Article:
Europe bans Russian diesel and other petroleum products from Ukraine

FRANKFURT (GERMANY): Europe imposed a ban on Russians on Sunday diesel fuel and other refined petroleum products, significantly reducing energy dependence on Moscow and seeking to further tighten the Kremlinfossil fuel revenues as punishment for invading Ukraine.
The ban comes with a price cap agreed by the allied democracies of the Group of Seven. The aim is to allow Russian diesel to continue to flow to countries like China and India and avoid a sudden rise in prices that would hurt consumers around the world, while cutting profits financing Moscow’s budget and war.
Diesel is essential for the economy as it is used to power cars, trucks transporting goods, agricultural equipment and factory machinery. Diesel prices have been high due to the recovery in demand from the COVID-19 pandemic and refining capacity limits, contributing to inflation of other commodities around the world.
The new sanctions create price uncertainty as the 27-nation European Union finds new diesel supplies from the United States, the Middle East and India to replace those from Russia, which at some point supplied 10% of Europe’s total diesel needs. These are longer journeys than from Russian ports, stretching available tankers.
Prices could also be pulled higher by reviving demand from China as the economy rebounds from the end of draconian COVID-19 restrictions.
The $100 per barrel price cap for diesel, jet fuel and gasoline is to be enforced by prohibiting insurance and shipping services from handling diesel whose price exceeds the limit. Most of these companies are located in western countries.
This follows a $60-a-barrel cap on Russian crude that went into effect in December and is meant to work the same way. Diesel and oil caps could be tightened later.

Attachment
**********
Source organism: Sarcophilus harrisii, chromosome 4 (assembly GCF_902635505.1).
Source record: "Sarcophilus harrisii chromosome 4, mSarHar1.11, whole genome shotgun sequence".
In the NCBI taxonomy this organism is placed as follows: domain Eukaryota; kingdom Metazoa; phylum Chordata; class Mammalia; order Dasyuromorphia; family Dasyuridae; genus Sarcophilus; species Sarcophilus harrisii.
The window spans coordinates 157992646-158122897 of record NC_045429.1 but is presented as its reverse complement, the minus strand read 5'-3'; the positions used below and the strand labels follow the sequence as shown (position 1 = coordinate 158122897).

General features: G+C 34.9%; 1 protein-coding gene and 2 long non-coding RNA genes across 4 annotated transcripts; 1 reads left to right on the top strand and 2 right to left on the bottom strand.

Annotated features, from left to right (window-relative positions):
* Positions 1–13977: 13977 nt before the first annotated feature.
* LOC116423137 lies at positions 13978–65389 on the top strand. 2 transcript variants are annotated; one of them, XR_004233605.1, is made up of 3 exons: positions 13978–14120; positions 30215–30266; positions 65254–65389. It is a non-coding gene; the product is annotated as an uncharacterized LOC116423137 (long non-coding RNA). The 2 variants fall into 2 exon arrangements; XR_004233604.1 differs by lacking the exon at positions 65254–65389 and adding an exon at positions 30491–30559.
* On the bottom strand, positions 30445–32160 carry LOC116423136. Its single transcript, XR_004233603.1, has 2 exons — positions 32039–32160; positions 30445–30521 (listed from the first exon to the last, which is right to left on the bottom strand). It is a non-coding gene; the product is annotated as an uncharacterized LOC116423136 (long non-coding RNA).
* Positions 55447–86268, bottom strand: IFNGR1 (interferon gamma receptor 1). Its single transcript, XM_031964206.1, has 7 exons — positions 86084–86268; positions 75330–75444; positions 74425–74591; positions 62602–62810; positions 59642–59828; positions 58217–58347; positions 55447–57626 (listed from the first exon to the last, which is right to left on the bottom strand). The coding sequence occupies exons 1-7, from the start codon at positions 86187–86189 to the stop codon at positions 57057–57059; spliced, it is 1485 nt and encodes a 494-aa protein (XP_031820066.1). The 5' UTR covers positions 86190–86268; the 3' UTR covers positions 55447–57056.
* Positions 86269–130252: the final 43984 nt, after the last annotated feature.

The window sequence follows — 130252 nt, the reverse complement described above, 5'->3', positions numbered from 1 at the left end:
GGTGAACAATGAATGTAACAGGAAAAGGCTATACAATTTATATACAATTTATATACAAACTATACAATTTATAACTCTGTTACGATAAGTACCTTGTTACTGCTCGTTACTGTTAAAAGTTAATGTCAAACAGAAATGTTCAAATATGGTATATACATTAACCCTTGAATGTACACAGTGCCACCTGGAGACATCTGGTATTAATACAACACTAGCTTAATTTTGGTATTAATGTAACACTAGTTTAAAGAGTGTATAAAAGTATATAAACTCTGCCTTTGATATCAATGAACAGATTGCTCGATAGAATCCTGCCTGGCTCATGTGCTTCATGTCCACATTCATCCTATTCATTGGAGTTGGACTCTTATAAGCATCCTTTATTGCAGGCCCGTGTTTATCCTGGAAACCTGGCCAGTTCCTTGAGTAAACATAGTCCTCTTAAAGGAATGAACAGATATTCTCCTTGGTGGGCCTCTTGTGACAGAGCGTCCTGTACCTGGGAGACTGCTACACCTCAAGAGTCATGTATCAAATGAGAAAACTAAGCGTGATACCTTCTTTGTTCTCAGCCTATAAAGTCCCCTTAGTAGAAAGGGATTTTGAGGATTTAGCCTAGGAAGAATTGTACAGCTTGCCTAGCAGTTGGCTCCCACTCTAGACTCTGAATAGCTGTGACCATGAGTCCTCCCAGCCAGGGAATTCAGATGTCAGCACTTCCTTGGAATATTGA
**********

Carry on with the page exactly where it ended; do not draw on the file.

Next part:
“Once we set these price caps, we can squeeze the Russian price and deny them, deny (the president vladimir) Cheese fries money for its war without a price spike that will harm Western and developing economies,” said Thomas O’Donnell, a global fellow at the Washington-based company. Wilson Center.
The diesel price cap will not bite immediately as it has been set roughly at what Russian diesel is trading. Russia’s main problem now will be finding new customers, not getting around the price cap. However, the cap is intended to prevent Russian gains from any sudden price spikes in refined petroleum products.
Analysts say there could be a price upside initially as markets settle the changes. But they say the embargo should not cause a price spike if the cap works as intended and Russian diesel continues to flow to other countries.
Diesel fuel at the pump has been stable since early December, costing 1.80 euros per liter ($7.37 per gallon) as of January 30, according to the weekly oil market report published by the European Union’s executive board. Pump prices in Germany, the EU’s biggest economy, fell 2.6 cents to 1.83 euros per liter ($7.48 per gallon) as of January 31.
The ban provides a 55-day grace period for diesel loaded onto tankers before Sunday, a step aimed at avoiding disruption to markets. European Union officials say importers have had time to adjust since the ban was announced in June.
Russia earned more than $2 billion from diesel sales in Europe in December alone, as importers appeared to have stocked up on additional purchases ahead of the ban.
Europe has already banned Russian coal and most crude oil, while Moscow has halted most natural gas shipments.


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